Blame Tina Fey. She conceived the comedy which made the iconic Manhattan address, 30 Rock, fashionable again.
The NBC series, which ran for seven years from 2006 to 2013, was a satirical glimpse of life backstage on a ho-hum TV series in the pre-Trump era – all the more hilarious because it was set in the building NBC has occupied for almost a century.
It's no accident Fey and her co-star Alec Baldwin are still regulars on Saturday Night Live, another NBC hit. Or that Jimmy Fallon, the current successor to Johnny Carson (via David Letterman), records in front of a live audience every night (apply for tickets well in advance).
Or that Today, the show that changed breakfast TV for ever, is broadcast from a separate fishbowl studio over the road.
Radio City, home of the Rockettes, and one of New York City's most iconic musical theatres, is in left corner (tonight's sold out concert: Frankie Valli and the Four Seasons – the original Jersey Boys).
And in the right corner? Fittingly, that's the home of Rupert Murdoch's Fox News, President Trump's favourite go-to network.
Outside, in mid-October, the world-famous ice rink is already dotted with first-time skaters clinging on for dear life (the rink stays open until March, so avoid the Christmas crush).
Plenty of time to see the skaters later, says Lindsay Boling, our guide for this afternoon's tour of the Rockefeller Centre. The Christmas tree itself, a feature of so many movies, won't be raised for weeks.
Even in the age of Jeff Bezos (Amazon), Bill Gates (Microsoft), Warren Buffett (Berkshire Hathaway) and Mark Zuckerberg (Facebook), John D Rockefeller is regarded as the wealthiest self-made individual in modern history, Boling explains.
"JD" founded Standard Oil and controlled 90 per cent of America's oil production – until anti-monopoly legislation kicked in (when he made even more money).
Enter "Junior", as Boling calls him. After four daughters, JD handed the bulk of his fortune (natch!) to his last born and only son, John D Rockefeller jnr.
Shy and devout, Junior married the artistically minded socialite Abby Aldrich in 1901. They had six children together, but perhaps their greatest conception was "the city within a city" that became the Rockefeller Centre.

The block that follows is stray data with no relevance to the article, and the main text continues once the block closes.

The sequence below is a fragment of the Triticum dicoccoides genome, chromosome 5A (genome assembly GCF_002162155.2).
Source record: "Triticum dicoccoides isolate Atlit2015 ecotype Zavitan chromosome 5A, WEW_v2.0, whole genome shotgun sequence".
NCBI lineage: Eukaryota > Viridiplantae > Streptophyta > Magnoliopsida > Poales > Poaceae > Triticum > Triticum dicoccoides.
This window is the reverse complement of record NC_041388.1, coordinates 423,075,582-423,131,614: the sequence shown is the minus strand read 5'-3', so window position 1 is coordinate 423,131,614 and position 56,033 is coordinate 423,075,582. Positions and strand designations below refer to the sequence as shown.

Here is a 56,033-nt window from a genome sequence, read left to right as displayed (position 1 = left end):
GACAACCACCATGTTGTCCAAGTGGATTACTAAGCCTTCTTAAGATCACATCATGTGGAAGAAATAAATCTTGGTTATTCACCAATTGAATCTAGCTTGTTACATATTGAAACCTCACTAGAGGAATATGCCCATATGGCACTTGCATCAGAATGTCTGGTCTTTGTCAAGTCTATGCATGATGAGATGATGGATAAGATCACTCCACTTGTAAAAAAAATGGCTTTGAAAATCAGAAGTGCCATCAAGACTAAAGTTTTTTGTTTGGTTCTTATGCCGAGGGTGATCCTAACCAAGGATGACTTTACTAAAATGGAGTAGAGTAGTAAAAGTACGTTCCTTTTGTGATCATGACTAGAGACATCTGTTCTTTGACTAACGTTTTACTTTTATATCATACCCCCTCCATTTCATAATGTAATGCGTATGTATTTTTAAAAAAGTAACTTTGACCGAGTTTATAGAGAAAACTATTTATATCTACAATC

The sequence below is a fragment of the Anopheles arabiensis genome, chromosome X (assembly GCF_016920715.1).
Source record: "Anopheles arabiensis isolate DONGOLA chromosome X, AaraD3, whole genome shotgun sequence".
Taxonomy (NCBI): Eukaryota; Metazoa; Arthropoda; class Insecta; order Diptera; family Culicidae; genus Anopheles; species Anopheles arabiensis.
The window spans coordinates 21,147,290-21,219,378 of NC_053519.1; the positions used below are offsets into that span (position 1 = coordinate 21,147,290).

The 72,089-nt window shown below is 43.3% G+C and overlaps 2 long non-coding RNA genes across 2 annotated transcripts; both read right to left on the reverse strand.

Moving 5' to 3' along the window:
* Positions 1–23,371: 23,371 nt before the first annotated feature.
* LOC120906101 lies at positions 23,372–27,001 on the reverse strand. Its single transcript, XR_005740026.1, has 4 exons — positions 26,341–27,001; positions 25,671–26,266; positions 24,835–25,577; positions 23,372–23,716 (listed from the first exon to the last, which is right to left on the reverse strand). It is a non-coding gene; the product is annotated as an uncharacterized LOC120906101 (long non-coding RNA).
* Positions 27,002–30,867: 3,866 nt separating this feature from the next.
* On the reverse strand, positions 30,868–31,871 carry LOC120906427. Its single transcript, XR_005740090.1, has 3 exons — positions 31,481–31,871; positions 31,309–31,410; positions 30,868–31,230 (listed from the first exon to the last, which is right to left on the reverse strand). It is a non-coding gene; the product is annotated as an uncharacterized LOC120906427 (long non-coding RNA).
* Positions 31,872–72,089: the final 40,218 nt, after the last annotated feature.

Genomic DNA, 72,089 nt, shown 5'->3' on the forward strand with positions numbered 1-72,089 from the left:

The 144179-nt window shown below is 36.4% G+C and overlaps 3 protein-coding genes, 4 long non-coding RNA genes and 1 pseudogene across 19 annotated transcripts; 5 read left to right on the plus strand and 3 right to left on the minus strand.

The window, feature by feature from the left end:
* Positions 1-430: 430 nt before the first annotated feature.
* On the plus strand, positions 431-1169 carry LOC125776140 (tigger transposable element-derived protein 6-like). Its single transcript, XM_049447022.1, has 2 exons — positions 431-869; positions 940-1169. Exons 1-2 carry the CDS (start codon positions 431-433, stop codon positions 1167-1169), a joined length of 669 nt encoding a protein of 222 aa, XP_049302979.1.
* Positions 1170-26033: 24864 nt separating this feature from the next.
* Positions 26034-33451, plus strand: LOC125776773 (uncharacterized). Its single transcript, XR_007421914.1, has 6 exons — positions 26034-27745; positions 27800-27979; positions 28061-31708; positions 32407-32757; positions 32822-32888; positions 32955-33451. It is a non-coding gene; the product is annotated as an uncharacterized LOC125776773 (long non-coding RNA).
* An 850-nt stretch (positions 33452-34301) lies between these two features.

Both Junior and Abby shared a love of opera, and Junior's original plan was to provide a new home for New York's celebrated "Met" (Metropolitan Opera), Boling says.
In 1928, he leased a block in Midtown Manhattan, stretching between Fifth and Sixth Avenues, from 48th to 51st Streets, which was still owned by Columbia University but was then occupied by nefarious boarding houses and speakeasies. When the stock market crash of 1929 triggered the Great Depression, the Met pulled out and Junior was faced with a huge poker dilemma: fold or bluff?
He chose the latter, admittedly with an enormous pile of chips.
With no secured tenant, it was a risk. But today the billionaire is credited with keeping Manhattan working during the depths of the Depression. An estimated 40,000 construction workers built what is one of the greatest art deco complexes on earth.
When the Rockefeller Centre officially opened in 1933, Boling says, its key tenant in the central tower, 30 Rockefeller Plaza, was the National Broadcasting Company.
NBC had been founded in 1926 by RCA (the newly formed Radio Corporation of America), a subsidiary of General Electric which later gained naming rights to 30 Rock. (Officially, it's now the Comcast Building – the current owners of NBC – though no one ever calls it that.)
During our 75-minute walking tour (much of it outside) Boling spins an entertaining history of the "city within a city". Originally it was only meant to be 14 buildings gathered around a sunken shopping plaza (now the ice rink) and a private street address, Rockefeller Plaza. Five more buildings have since been added.
The New York Times, in a rare moment of humour, nicknamed the entire complex "Radio City" after the tenants, Boling says.
Now that's the title of the iconic "music hall" (built on the site of the abandoned opera house). The opening night in 1932 was not a success, lasting six hours from 8pm to 2am.
"Amelia Earhart walked out," Boling says – and the famous aviatrix was no quitter so it must have been awful.
A block north, Boling points out one of the two buildings whose owners refused to sell to Junior. Hurley's is now home to the Magnolia Bakery, but the four-storey brick building used to be a speakeasy in prohibition times. From the 1960s to its closure in 1975, Hurley's was NBC's unofficial "green room". So much so, Boling explains, that a studio sign was installed to summons Carson and his guests back for the live broadcast.
Presumably Ian Fleming, creator of James Bond, would have drunk at Hurley's at least once (before dismissing the martini). He worked in the "British Building", which was home to MI6 for years.
If you've ever watched the opening credits of 30 Rock, that's the building on the right as the camera pans up from the central passage for the classic view of the center's main tower.